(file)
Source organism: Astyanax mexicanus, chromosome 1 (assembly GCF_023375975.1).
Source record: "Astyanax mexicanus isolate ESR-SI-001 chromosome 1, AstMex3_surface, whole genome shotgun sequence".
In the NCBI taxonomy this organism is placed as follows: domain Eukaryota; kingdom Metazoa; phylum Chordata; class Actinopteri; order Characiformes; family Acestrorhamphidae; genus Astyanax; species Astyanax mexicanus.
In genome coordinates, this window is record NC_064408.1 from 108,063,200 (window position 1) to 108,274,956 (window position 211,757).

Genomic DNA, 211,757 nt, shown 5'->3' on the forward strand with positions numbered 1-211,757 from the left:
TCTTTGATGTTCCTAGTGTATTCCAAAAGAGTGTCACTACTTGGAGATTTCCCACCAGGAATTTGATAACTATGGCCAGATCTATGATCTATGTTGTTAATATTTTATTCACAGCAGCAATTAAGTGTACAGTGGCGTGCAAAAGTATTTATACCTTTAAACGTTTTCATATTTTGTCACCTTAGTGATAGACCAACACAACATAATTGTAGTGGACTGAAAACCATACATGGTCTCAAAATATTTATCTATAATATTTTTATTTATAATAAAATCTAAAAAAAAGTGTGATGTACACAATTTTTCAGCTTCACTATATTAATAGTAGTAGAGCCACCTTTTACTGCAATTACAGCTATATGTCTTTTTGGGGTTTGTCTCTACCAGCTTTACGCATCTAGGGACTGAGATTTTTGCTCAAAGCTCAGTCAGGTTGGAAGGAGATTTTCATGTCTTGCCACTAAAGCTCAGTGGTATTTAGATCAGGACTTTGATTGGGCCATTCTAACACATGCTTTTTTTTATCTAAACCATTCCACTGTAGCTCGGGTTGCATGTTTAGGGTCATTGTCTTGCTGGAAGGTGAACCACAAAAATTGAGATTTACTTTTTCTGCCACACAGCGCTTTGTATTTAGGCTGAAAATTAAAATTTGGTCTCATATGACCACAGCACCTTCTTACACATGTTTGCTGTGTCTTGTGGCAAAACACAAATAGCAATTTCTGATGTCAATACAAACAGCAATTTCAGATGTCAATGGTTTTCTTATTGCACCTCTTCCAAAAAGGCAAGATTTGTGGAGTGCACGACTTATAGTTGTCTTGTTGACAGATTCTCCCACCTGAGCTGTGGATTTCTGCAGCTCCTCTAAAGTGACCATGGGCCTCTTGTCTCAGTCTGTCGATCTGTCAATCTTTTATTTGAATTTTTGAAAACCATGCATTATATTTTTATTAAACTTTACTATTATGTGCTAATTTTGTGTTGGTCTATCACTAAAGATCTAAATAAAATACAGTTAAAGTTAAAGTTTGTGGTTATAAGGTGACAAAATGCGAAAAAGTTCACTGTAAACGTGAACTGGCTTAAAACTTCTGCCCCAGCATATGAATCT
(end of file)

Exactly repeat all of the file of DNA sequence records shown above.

Source organism: Astyanax mexicanus, chromosome 1 (assembly GCF_023375975.1).
Source record: "Astyanax mexicanus isolate ESR-SI-001 chromosome 1, AstMex3_surface, whole genome shotgun sequence".
In the NCBI taxonomy this organism is placed as follows: domain Eukaryota; kingdom Metazoa; phylum Chordata; class Actinopteri; order Characiformes; family Acestrorhamphidae; genus Astyanax; species Astyanax mexicanus.
In genome coordinates, this window is record NC_064408.1 from 108,063,200 (window position 1) to 108,274,956 (window position 211,757).

Genomic DNA, 211,757 nt, shown 5'->3' on the forward strand with positions numbered 1-211,757 from the left:
TCTTTGATGTTCCTAGTGTATTCCAAAAGAGTGTCACTACTTGGAGATTTCCCACCAGGAATTTGATAACTATGGCCAGATCTATGATCTATGTTGTTAATATTTTATTCACAGCAGCAATTAAGTGTACAGTGGCGTGCAAAAGTATTTATACCTTTAAACGTTTTCATATTTTGTCACCTTAGTGATAGACCAACACAACATAATTGTAGTGGACTGAAAACCATACATGGTCTCAAAATATTTATCTATAATATTTTTATTTATAATAAAATCTAAAAAAAAGTGTGATGTACACAATTTTTCAGCTTCACTATATTAATAGTAGTAGAGCCACCTTTTACTGCAATTACAGCTATATGTCTTTTTGGGGTTTGTCTCTACCAGCTTTACGCATCTAGGGACTGAGATTTTTGCTCAAAGCTCAGTCAGGTTGGAAGGAGATTTTCATGTCTTGCCACTAAAGCTCAGTGGTATTTAGATCAGGACTTTGATTGGGCCATTCTAACACATGCTTTTTTTTATCTAAACCATTCCACTGTAGCTCGGGTTGCATGTTTAGGGTCATTGTCTTGCTGGAAGGTGAACCACAAAAATTGAGATTTACTTTTTCTGCCACACAGCGCTTTGTATTTAGGCTGAAAATTAAAATTTGGTCTCATATGACCACAGCACCTTCTTACACATGTTTGCTGTGTCTTGTGGCAAAACACAAATAGCAATTTCTGATGTCAATACAAACAGCAATTTCAGATGTCAATGGTTTTCTTATTGCACCTCTTCCAAAAAGGCAAGATTTGTGGAGTGCACGACTTATAGTTGTCTTGTTGACAGATTCTCCCACCTGAGCTGTGGATTTCTGCAGCTCCTCTAAAGTGACCATGGGCCTCTTGTCTCAGTCTGTCGATCTGTCAATCTTTTATTTGAATTTTTGAAAACCATGCATTATATTTTTATTAAACTTTACTATTATGTGCTAATTTTGTGTTGGTCTATCACTAAAGATCTAAATAAAATACAGTTAAAGTTAAAGTTTGTGGTTATAAGGTGACAAAATGCGAAAAAGTTCACTGTAAACGTGAACTGGCTTAAAACTTCTGCCCCAGCATATGAATCT